“Taking kitchen science to a whole new (molecular) level, Hervé This is changing the way France—and the world—cooks.”
In celebration of Thanksgiving this week, we will be sharing excerpts and recipes to help get you into the spirit! Last week, we shared author of Cook, Taste, Learn, Guy Crosby’s recipe for gravy and today, we are exploring the cooking science behind another Thanksgiving staple: mashed potatoes. In this excerpt from Molecular Gastronomy: Exploring the Science of Flavor, Hervé This, internationally renowned chemist and a bestselling cookbook author, explains how mashed potatoes come together on a molecular level.
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Why do mashed potatoes made with milk stick less than ones made with water? By showing that proteins modify the thickening and gelatinization of starch, Jacques Lefebvre and Jean-Louis Doublier at the Institut National de la Recherche Agronomique station in Nantes have at last provided an explanation of this venerable piece of culinary knowledge and useful indications for the use of ﬂour in sauces.
Flour and potatoes have in common the fact that they contain a great deal of starch, in the form of granules that contain two sorts of molecules: amylose, which is composed of a linear chain of hundreds of glucose groups, and amylopectin, a polymer that is similar to amylose but has instead a ramiﬁed, or branched, structure. In each granule of starch these two types of molecule exhibit a crystalline form.
Whereas the starch granules in ﬂour are exposed to the surrounding atmosphere by the milling of grains of wheat, the starch in potatoes inhabits a watery environment enclosed by their cell membranes. Starch does not dissolve, for amylopectin is highly insoluble in water, and amylose is soluble only in fairly hot water, at temperatures higher than 55°c (131°f).
When one cooks potatoes by putting them in a hot ﬂuid (air, water, or oil) the heat is drawn to the center by conduction, triggering the same sort of expansion as the one that occurs when, in preparing an espagnole, a white sauce, or a béchamel, one pours a boiling liquid (water, milk, or broth) into ﬂour: The water molecules dissolve the amylose molecules and alter the structure of the starch granules, disorganizing the amylopectin crystals and causing the granules to swell. During these transformations the starch granules soften, and dissolving the bulky amylose molecules makes the solution ﬂow less easily. Thus a sauce thickens when ﬂour is added to it, both because the swollen granules get in the way of one another and because the solution in which these granules are dispersed becomes viscous.
If cooks do not always understand the molecular details of the thickening of sauces, they nonetheless know that sauces must be kept hot. For example, white sauces form a gelatinous mass when they cool because a gel forms when the neighboring amylose molecules in the water solution combine with one another, forming a network that traps the water, swollen starch granules, and the various dissolved compounds.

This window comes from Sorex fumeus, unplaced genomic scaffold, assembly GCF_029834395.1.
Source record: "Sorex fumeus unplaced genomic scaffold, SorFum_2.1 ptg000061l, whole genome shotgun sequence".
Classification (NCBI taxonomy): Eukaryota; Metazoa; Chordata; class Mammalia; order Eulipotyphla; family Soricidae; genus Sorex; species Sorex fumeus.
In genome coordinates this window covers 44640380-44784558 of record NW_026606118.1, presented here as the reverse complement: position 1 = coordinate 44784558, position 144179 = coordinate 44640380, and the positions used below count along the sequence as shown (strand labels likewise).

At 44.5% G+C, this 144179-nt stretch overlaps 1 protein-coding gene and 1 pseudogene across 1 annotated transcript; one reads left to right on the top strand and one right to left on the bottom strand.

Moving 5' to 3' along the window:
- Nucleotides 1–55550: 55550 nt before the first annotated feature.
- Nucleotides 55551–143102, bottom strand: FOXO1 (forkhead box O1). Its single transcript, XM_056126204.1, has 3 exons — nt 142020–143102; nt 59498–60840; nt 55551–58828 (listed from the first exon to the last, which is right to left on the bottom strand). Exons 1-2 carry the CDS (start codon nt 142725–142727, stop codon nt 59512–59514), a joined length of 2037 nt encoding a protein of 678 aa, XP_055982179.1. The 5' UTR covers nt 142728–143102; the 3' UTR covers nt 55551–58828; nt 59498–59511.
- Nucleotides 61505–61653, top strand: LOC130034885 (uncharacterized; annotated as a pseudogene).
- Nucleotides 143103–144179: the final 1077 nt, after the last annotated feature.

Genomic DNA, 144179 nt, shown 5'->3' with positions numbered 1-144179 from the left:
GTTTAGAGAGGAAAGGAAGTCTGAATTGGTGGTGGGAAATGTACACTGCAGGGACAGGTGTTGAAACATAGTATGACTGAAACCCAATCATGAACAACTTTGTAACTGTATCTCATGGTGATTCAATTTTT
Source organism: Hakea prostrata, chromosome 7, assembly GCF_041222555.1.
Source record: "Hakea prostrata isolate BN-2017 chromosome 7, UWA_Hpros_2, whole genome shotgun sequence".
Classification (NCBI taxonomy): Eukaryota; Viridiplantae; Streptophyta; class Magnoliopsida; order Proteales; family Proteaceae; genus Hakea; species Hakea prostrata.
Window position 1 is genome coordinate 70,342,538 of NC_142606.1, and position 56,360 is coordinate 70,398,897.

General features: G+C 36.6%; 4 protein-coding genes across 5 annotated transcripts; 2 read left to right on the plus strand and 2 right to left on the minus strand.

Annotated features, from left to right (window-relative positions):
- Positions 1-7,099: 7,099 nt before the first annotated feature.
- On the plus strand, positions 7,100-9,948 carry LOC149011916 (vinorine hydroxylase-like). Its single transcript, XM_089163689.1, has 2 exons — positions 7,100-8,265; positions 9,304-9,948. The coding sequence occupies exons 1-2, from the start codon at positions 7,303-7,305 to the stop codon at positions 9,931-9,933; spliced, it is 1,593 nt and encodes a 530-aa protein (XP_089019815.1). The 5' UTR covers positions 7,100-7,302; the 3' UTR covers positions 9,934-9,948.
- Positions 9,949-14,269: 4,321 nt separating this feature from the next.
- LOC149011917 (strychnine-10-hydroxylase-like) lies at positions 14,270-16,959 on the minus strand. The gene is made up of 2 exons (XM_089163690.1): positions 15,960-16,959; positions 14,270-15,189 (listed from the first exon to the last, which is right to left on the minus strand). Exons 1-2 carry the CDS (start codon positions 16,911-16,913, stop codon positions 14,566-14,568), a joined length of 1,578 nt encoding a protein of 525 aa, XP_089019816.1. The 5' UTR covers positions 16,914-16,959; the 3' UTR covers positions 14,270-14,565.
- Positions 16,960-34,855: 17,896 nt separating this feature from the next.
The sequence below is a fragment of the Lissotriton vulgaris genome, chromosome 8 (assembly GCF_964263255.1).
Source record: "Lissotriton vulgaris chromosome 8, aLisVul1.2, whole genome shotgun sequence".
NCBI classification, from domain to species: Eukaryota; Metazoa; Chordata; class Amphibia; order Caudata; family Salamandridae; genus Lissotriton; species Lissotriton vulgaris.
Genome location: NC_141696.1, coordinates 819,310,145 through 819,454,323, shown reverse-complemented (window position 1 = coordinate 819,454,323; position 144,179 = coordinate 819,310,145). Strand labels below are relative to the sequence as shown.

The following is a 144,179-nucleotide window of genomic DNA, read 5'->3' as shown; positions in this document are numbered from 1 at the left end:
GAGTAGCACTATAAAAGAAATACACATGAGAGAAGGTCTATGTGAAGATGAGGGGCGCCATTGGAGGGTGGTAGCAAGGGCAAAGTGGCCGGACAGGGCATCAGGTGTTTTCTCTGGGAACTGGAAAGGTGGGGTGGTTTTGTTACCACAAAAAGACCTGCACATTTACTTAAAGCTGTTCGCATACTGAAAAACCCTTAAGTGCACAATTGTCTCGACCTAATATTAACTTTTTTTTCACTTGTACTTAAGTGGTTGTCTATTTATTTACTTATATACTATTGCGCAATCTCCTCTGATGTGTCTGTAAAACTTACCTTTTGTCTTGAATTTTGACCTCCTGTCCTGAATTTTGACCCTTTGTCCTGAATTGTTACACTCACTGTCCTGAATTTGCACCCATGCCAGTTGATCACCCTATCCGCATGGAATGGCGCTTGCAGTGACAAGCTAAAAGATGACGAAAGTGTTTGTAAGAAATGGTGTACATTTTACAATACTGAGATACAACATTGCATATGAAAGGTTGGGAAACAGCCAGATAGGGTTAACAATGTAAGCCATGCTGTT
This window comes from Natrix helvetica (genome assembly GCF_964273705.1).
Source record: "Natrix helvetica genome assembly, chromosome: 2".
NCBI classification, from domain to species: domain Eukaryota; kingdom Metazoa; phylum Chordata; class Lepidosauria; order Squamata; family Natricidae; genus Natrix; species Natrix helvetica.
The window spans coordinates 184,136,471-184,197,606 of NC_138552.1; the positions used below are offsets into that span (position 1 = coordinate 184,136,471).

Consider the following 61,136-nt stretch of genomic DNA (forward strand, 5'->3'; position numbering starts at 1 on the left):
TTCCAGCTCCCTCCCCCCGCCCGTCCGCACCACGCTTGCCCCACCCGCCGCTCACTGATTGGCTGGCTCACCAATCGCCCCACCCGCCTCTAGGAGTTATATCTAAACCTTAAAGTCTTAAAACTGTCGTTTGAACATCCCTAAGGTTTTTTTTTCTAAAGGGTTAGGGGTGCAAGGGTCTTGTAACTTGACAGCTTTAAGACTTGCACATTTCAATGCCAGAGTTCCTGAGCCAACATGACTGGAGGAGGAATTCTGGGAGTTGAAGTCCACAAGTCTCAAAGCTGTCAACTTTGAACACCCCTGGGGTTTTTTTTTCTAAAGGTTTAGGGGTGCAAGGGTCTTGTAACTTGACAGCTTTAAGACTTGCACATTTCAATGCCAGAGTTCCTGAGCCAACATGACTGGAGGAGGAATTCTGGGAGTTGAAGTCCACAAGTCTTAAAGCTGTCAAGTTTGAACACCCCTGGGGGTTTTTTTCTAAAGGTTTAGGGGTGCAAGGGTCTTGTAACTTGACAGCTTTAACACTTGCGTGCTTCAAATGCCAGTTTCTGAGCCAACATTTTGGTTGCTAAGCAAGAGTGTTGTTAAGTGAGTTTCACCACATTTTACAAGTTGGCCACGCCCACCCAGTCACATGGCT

Doublier and Lefebvre showed that the phenomena of swelling up and gelatinization are modiﬁed when proteins such as casein are present outside the swollen granules. Caseins, found in milk, aggregate into structures called micelles, which are dispersed in the cellular water and coat droplets of fatty matter. As emulsifying agents they are widely used in the food processing industry to make ice creams, dairy products, custards, and so on.
These proteins reduce the quantities of amylose that leak out of the starch granules and also limit the extent to which they swell up. Caseins subsequently bring about a separation in the water phase: Protein-enriched water droplets separate from the rest of the sauce, which is then enriched by amylose in a continuous phase. This increase in amylose concentration favors its gelatinization.
The Proteins of Mashed Potatoes
How do these mechanisms operate in the making of mashed potatoes? When one cooks potatoes the starch granules are not fully expanded because there is not enough intracellular water to be absorbed by the granules. Mashing the potatoes with a bit of reserved cooking water hastens the incorporation of amylose into solution and the swelling up of the starch granules, with the result that the whole thing forms a sticky mass. On the contrary, mashing them with milk, which contains caseins, limits the swelling of the starch and therefore yields a smoother, more pleasing consistency. This phenomenon also must be taken into account when one thickens sauces with ﬂour, for the gelatin of the sauce stock has the same effect on the ﬂour as milk proteins.
In studying variations in viscosity as a function of the rate of ﬂow, the Nantes researchers provided another hint that cooks ought to ﬁnd useful. Although perfectly expanded starch granules are thixotropic, which is to say that they are deformed when subjected to ﬂow and therefore form a less viscous solution in the mouth than at rest in the saucepan, sauces thickened with ﬂour, in which proteins limit the degree of expansion, preserve an almost constant level of viscosity: The few amylose molecules that leak out of the starch granules into solution are aligned with the direction of ﬂow, while the unswollen granules are deformed to a correspondingly minor degree.
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